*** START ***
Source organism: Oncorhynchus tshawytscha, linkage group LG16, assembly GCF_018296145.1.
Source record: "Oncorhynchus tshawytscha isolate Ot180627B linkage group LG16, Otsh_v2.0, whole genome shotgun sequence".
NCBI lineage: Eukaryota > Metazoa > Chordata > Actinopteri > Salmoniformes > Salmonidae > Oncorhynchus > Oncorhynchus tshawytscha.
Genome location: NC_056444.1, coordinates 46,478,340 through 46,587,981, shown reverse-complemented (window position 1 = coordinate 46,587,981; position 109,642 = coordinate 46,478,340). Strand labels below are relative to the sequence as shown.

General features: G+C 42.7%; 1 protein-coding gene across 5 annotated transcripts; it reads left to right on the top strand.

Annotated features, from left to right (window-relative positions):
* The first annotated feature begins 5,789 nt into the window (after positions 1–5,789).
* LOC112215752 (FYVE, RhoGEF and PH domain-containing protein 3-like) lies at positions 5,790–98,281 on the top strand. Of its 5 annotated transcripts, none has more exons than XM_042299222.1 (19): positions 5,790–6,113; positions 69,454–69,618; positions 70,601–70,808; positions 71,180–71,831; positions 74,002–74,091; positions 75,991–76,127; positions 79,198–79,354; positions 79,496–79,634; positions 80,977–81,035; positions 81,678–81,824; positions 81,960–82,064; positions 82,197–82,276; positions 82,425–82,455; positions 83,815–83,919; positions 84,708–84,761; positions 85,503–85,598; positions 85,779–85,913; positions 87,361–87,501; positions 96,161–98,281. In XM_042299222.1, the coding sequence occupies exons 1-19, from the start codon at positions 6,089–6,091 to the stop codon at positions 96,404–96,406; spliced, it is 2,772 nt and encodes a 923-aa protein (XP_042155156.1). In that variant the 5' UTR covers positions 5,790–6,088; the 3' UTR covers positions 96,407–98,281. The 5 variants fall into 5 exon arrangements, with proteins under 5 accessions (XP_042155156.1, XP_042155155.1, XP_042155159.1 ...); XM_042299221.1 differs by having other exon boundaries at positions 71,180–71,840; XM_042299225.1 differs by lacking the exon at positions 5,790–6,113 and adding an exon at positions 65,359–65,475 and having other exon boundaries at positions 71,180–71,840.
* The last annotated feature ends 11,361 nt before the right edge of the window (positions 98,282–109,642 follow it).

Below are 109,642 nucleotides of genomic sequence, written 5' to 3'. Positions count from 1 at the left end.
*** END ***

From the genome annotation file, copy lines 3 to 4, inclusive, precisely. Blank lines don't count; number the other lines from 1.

NCBI lineage: Eukaryota > Metazoa > Chordata > Actinopteri > Salmoniformes > Salmonidae > Oncorhynchus > Oncorhynchus tshawytscha.
Genome location: NC_056444.1, coordinates 46,478,340 through 46,587,981, shown reverse-complemented (window position 1 = coordinate 46,587,981; position 109,642 = coordinate 46,478,340). Strand labels below are relative to the sequence as shown.